But one time I remember I posed a question to them about the nature of evil. I chose four quotes to frame the question, then the question. I want to share the question with us as a way to start getting at what evil is. I used the quotes to get them thinking. I'll do the same for us this morning. Each Quote gets at a different idea of what evil is.



"Evil is a point of view" -- Anne Rice
"Many evil things there are that your strong walls and bright swords do not stay." -- J.R.R. Tolkien
"What we call evil, it seems to me, is simply ignorance bumping its head in the dark." -- Henry Ford
"Nature, in her indifference, makes no distinction between good and evil." -- Anatole France
"The only thing necessary for the triumph of evil is for good men to do nothing." -- Edmund Burke



 Here is the question I asked them:



Does evil exist? If it does what is its source? Does man have a responsibility to do anything in relation to evil? If evil does not exist, why is there suffering in the world?



 How would you answer that? Have you ever thought about it? If you look at your bulletin I chose three of the responses and printed them there for you. These are direct quotations from three of my students, and I chose them because they get at three different sides of the fence, if a fence has three sides. . .

The first one says:

"Evil is the opposite of love. To give yourself completely is love. Taking in completely, on the other hand, is evil. When one spreads love by giving to all rather than taking from all, then joy can be found in the world." 



I liked that one. It seemed like a definition of evil that could be positive and beneficial. He really gets at some of the main ideas of what I had hoped to teach them, but isn't hate truly the opposite of love, and if so, how can you hate evil, as we are called to do without become evil yourself. . . Problematic, but let's keep that idea on the back burner as we proceed.

The next two seem to reflect two popular secular ideas about what evil is if it exists at all. The student writes:

"There are opinions of evil and what evil things are, but there is nothing in the world everyone can agree is evil. There are too many different aspects of life to say one thing is good or evil because one thing that may be helping one person could be destroying another person and vice versa." 



He is basically holding up the relativists point of view, very popular today. Evil is a mere matter of opinion, and since there are so many different opinions, then there must be no such thing as something that is absolutely evil, and by the way there is nothing absolutely good either, and no absolute truth. Very prevalent among my students.

Leaving us with the third student, which is very similar to the second, just more informed, from a anthropology standpoint, more educated, erudite, and intellectually honest, yet arrogant, if you didn't think so just ask him, writing. . .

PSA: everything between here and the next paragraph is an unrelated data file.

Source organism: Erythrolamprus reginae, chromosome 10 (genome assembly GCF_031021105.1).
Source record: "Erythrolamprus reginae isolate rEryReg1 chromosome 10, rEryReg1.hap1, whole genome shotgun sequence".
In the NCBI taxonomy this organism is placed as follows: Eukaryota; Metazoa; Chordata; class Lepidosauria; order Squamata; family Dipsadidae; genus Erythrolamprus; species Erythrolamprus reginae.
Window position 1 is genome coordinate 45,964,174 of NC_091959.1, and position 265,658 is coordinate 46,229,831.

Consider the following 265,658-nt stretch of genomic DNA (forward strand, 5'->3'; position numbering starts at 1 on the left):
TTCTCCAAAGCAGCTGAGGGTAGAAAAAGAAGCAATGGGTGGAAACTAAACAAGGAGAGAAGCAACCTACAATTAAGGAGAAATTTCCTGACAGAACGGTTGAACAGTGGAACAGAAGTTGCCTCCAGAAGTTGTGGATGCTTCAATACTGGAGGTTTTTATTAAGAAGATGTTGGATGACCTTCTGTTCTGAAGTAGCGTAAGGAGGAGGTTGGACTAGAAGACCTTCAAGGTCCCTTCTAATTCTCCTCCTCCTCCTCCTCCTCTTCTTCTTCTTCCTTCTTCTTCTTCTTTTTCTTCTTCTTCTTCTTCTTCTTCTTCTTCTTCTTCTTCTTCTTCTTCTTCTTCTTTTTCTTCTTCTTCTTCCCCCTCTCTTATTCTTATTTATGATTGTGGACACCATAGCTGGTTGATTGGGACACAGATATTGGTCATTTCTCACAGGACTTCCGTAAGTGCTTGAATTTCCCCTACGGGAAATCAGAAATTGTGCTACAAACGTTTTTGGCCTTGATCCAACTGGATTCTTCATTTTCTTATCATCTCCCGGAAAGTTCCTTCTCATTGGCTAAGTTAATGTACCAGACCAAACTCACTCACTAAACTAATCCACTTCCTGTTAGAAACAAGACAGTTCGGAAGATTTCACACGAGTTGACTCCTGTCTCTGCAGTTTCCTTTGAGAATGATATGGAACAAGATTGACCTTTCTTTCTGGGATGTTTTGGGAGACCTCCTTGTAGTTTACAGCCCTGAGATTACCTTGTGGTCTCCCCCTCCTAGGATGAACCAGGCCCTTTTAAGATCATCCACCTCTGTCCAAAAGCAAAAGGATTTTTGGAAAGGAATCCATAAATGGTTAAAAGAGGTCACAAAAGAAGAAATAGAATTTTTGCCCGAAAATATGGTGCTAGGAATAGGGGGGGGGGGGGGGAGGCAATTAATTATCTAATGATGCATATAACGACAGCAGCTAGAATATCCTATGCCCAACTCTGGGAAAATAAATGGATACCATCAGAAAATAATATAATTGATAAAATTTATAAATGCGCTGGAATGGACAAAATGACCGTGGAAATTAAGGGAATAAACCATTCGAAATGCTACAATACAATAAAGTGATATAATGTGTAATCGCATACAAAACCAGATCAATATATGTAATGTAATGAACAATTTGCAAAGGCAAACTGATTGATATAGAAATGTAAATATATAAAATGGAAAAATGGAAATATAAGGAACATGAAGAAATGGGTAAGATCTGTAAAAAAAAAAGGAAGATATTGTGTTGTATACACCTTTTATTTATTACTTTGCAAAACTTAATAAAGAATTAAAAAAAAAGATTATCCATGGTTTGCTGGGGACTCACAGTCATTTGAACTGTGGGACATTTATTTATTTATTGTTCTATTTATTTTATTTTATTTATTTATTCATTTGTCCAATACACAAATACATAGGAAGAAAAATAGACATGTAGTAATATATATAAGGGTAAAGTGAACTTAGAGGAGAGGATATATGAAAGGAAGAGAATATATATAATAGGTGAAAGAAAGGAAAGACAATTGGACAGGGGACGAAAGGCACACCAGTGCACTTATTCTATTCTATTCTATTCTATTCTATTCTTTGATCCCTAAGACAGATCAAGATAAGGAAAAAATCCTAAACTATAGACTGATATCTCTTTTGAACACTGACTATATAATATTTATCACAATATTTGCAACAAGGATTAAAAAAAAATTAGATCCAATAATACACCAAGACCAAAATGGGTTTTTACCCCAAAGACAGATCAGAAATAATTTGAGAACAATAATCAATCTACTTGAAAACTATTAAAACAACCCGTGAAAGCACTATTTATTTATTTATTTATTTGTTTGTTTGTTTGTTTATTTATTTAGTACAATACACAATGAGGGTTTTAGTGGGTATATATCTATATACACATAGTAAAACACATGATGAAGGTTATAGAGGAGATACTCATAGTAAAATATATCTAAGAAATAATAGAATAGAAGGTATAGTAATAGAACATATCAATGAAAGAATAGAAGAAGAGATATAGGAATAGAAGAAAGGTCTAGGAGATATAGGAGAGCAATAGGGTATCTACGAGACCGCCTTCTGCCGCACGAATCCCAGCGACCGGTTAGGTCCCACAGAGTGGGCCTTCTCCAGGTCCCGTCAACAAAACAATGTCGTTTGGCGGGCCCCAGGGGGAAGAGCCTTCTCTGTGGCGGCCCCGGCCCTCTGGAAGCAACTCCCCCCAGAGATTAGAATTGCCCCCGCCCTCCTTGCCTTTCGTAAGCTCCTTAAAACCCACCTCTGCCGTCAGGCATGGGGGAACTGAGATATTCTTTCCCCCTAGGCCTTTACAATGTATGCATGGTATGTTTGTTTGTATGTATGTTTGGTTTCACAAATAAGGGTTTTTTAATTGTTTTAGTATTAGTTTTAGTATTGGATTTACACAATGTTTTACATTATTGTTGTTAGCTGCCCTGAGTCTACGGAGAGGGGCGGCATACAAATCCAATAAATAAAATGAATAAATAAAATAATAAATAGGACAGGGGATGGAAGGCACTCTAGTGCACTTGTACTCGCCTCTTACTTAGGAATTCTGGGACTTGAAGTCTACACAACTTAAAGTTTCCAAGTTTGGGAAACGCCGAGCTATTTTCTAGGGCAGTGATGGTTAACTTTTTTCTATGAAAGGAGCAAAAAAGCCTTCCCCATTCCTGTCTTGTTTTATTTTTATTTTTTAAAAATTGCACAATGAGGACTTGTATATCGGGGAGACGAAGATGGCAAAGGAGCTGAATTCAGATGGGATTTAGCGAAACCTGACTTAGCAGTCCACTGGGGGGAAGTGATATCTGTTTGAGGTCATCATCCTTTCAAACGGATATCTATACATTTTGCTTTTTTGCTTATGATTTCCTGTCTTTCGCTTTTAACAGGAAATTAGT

"Evil exists only because we have made a "moral scale" or "system" to measure how good or bad something is on a level of the society's standards." 



Basically he is saying, like student number 2, just going one step further, stating that we as a society determine evil, based on our society's standards, but you can see from his use of quotation marks, that he sees moral scale and system as a bogus artificial made up kind of thing that those in power use over those who lack power, but there is no truth behind it. They are merely arbitrary standards that have seemed to work for us, maybe, or at least until we evolve and don't need them anymore.

Again I'll pose the question to you all. What is evil? Does it exist? Is it real? Is it one thing or many? Is it easily definable? Is it embodied in a devil type character, you know a little red dude who lives beneath the ground, but comes up to haunt and scare, or to sit on our shoulders and debate with the little cartoon angel we have on the other shoulder? Or is evil within human beings? Is it merely a manifestation of human sin? Do you know evil when you see it? Can you look at an event or a person or an idea and say, that's evil? Was Adolf Hitler evil? Is driving an airplane into skyscrapers in the middle of a normal workday morning evil? Is the persecution of Christians evil, the beheading of innocents? Is the systematic slaughter of a race evil? Is slavery evil? Yes, Yes, Yes. It seems to me that the relative argument only exists in the vacuum of a philosophical academic discussion because when you start looking at examples of evil, it is not hard to find and distinguish them. It may be uncomfortable; it may be easier to avoid the topic of evil altogether.

One thing that is interesting in our marks of a Christian passage is that the word Evil is used twice. . . here with ours today, hate what is evil, and then at the very end where it says, “do not be overcome with evil, but overcome evil with good.” Hmmm, he plot thickens. . . so if we were to take these together, we’d have to hate what is evil, but somehow not be overcome by it, quite a challenge I think. . . because that hate slope is a slippery one, and it is easy to become the very thing you are fighting against. . . it is just true about human nature. . . and this is something I want us to remember as we go forward because these can and probably should be thought of in the same context, and they definitely are related, but despite that I’m going do everything I can to separate them because there is something that must be said, though I don’t necessary want to. . . because it just makes an already challenging text, more so, and that is that they are completely different words in the original language of Greek. . .